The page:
>> people and institutions who can't or won't commit to very long
                    >> holding periods, and expect an equity premium for liquidity for
                    > long-
                    >> term holding periods.
                    >>
                    >>
                    >> The inflation risk and growth of returns part of the equity premium
                    >> is tricky. Were stock returns too high or were risk-free interest
                    >> rates too low? Future study of the premium should include
                    > reference
                    >> to inflation-indexed bonds.
                    >>
                    >> And there is the fact that companies borrow money and their
                    >> shareholders have positive leverage returns, if they are
                    > successful.
                    >>
                    >> Growth assumptions are very sensitive to external events, economic
                    >> performance, taxes and capital requirements. That's a given, I
                    > think.
                    >>
                    >> Finally, a corrolary here is the return on equity for a business.
                    >>
                    >> Obviously most people don't own businesses or invest in private
                    >> equity or venture capital funds, but private firms are here in
                    >> the same world as the stock market.
                    >>
                    >> So ROE and returns available from business are relevant to equity
                    >> premium for common stocks. Even though T-bonds are easier to
                    >> measure, business ROE adds another reference point to compare.
                    >>
                    >> Jan
                    >>
                    >
                    >
                    >
                    >
                    > you may unsubscribe by sending an email to
                    >
                    > Behavioral-Finance-unsubscribe@yahoogroups.com
                    >
                    > Yahoo! Groups Links
                    >
                    >
                    >
                    >
                    >
                  • leif_ericssen
                    Wow, hold the phone, Peter! The circular equity premium you describe looks like just another way of saying that 1. stocks are a good bargain when they are
                    Message 9 of 17 , Feb 12, 2007
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                      Wow, hold the phone, Peter!

                      The circular equity premium you describe looks like just another way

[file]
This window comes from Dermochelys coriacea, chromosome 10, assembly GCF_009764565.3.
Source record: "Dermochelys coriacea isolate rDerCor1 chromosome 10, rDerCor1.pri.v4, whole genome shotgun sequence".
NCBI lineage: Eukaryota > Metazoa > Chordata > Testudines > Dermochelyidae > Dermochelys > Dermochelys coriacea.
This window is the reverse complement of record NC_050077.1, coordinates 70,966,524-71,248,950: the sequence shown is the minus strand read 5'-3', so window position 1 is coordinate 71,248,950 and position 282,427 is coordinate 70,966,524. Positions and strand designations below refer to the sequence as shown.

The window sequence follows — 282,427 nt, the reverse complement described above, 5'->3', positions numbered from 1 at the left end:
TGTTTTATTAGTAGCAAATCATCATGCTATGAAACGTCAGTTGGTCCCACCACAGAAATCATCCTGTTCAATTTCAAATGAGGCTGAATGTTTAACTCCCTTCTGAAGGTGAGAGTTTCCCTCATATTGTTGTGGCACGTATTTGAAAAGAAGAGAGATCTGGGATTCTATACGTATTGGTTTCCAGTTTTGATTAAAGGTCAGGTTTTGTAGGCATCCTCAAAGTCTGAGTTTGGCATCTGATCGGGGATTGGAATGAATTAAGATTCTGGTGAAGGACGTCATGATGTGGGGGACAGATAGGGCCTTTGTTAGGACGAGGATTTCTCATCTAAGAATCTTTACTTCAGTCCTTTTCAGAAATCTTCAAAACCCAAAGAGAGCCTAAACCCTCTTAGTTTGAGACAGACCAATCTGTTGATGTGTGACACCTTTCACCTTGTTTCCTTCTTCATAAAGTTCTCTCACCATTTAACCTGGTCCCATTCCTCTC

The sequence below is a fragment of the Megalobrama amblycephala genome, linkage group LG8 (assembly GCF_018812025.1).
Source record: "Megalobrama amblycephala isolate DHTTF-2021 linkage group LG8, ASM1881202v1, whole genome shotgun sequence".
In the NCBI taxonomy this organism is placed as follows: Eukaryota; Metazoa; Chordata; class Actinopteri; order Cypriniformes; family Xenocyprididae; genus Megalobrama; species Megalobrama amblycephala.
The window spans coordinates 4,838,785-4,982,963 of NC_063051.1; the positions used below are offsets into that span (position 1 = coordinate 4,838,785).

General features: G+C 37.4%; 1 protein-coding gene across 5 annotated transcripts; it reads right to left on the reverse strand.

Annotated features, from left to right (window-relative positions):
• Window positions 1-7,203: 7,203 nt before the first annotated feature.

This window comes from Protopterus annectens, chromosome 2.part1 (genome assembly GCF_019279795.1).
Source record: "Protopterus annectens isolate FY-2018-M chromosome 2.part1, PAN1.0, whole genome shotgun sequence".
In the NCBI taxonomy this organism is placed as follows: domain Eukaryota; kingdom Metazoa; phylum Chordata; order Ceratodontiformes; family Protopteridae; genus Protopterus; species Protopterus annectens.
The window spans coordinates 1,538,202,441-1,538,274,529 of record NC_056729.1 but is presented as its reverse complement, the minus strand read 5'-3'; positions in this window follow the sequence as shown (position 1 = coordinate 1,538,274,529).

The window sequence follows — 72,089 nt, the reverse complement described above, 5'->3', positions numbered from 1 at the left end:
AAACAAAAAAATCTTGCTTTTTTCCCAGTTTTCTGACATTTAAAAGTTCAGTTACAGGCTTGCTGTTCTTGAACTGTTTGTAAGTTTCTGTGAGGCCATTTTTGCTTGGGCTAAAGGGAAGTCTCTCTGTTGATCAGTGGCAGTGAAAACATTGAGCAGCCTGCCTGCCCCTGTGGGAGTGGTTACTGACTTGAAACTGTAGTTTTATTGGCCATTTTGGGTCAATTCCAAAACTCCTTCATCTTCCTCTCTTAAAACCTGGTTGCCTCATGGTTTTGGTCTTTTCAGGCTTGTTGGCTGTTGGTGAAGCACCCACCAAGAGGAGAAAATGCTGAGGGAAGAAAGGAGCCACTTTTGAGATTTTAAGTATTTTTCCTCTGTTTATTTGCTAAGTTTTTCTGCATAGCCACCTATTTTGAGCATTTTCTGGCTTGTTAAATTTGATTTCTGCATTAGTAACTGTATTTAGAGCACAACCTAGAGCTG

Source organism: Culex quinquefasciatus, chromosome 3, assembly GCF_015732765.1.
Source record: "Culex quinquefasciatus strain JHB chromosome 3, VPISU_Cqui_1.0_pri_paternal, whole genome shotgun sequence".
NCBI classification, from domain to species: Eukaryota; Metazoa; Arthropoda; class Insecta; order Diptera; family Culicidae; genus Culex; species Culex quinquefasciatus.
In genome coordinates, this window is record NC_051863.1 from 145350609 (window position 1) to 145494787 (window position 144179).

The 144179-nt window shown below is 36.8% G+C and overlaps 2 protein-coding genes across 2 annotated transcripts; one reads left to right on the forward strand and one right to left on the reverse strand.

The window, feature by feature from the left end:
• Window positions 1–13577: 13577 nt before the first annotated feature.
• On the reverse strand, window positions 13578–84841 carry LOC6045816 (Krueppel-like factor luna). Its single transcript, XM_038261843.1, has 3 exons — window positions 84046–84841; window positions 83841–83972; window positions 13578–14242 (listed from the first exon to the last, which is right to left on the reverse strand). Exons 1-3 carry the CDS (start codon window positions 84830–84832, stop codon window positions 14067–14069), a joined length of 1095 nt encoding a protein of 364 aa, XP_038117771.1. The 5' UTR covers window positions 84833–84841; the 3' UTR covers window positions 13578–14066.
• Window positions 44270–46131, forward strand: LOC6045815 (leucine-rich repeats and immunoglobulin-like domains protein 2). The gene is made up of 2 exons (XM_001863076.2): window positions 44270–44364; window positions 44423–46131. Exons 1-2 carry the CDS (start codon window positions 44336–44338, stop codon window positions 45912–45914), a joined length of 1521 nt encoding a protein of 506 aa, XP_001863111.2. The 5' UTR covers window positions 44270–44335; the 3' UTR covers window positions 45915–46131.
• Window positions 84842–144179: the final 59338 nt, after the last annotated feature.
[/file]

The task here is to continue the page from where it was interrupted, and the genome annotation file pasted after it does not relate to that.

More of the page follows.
of saying that

                      1. stocks are a good bargain when they are percieved to be risky and
                      most people are fearful, and

                      2. probably are no longer cheap when they have performed well for a
                      long time and many people are interested.

                      That really wasn't what I was trying to say, although I certainly
                      agree with it.

                      I was just trying to describe some of the components that go into the
                      equity premium and influence it's size or +/- . I wasn't even trying
                      to be clever or original, except for the last part about using
                      business ROE as a reference point.

                      And maybe studying equity premium can help us by indicating when
                      stocks are reasonably priced or a disaster waiting to happen, though
                      maybe that should be a Finance Academy topic.

                      Jan

                      --- In Behavioral-Finance@yahoogroups.com, "pgreenfinch"
                      <pgreenfinch@...> wrote:
                      >
                      > Yes Jan, I think I see the circularity you detected :
                      >
                      > 1) the equity premium makes equities cheap,
                      > 2) as they are cheap, their return will be higher,
                      > 3) the ex-post return being higher, there is an equity
                      > premium
                      > 4) thus the equity premium is the result of the equity
                      > premium.
                      >
                      > Not easy to get out of that reasoning circle, except if
                      > the market breaks it (which can happen, if it tumbles).
                      >
                      > Peter
                      >
                      > --- In Behavioral-Finance@yahoogroups.com, "leif_ericssen"